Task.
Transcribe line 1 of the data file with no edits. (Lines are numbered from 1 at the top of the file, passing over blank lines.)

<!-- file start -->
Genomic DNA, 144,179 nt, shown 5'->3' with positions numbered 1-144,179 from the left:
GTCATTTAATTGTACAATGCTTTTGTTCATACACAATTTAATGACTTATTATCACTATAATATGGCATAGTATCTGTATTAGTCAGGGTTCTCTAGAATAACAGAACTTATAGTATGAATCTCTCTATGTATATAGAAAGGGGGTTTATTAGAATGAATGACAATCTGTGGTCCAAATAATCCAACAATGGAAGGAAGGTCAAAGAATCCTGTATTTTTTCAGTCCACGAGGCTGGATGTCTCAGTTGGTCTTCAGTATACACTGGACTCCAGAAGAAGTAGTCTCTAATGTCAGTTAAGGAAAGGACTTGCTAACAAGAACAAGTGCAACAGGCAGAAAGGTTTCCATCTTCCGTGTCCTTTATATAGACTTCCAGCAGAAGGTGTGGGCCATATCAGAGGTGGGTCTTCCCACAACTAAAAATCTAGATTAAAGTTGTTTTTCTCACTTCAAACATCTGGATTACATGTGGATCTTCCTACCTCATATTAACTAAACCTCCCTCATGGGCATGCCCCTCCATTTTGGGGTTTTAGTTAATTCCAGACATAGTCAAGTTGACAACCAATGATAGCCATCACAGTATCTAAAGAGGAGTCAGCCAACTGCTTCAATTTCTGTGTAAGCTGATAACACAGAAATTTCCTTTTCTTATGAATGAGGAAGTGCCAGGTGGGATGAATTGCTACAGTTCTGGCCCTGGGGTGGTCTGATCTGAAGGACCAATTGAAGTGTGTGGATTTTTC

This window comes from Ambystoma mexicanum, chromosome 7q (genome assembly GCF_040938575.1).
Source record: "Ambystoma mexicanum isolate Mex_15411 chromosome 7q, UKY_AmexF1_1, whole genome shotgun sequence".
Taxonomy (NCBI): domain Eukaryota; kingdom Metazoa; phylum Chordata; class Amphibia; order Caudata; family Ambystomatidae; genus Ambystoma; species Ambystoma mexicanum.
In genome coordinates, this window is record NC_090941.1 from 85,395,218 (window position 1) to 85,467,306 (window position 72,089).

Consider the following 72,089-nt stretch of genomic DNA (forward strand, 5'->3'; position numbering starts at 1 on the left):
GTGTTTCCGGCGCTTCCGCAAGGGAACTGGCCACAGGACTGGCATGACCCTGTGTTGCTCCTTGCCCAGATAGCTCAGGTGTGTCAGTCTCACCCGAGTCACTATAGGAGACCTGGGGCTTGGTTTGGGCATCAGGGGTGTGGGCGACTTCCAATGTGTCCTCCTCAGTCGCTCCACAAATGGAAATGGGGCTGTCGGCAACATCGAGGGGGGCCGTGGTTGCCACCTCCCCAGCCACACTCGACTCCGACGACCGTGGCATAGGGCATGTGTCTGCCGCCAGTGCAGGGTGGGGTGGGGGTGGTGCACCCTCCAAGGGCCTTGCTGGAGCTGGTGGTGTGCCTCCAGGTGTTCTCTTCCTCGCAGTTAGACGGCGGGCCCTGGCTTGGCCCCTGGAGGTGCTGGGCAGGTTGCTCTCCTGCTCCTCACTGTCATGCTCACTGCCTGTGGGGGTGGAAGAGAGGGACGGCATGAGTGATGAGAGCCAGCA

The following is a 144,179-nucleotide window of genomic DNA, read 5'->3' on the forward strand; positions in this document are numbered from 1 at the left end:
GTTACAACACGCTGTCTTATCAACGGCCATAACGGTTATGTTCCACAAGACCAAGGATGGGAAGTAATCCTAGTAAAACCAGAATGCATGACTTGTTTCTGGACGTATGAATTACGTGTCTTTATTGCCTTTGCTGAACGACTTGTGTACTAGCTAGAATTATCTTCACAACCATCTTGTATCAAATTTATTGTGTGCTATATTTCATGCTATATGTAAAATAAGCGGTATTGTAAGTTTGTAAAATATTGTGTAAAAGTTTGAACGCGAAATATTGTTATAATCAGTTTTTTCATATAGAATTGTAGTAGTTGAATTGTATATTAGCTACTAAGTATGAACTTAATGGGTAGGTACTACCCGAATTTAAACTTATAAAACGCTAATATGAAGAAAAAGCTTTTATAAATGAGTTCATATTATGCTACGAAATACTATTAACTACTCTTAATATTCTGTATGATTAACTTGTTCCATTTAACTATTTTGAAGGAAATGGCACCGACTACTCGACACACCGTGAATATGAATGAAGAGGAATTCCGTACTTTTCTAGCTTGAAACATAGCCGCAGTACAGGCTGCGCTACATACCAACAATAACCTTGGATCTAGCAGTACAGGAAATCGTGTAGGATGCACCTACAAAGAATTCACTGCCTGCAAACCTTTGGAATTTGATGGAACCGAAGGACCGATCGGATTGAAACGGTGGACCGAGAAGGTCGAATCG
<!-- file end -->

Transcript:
Genomic DNA, 144,179 nt, shown 5'->3' with positions numbered 1-144,179 from the left: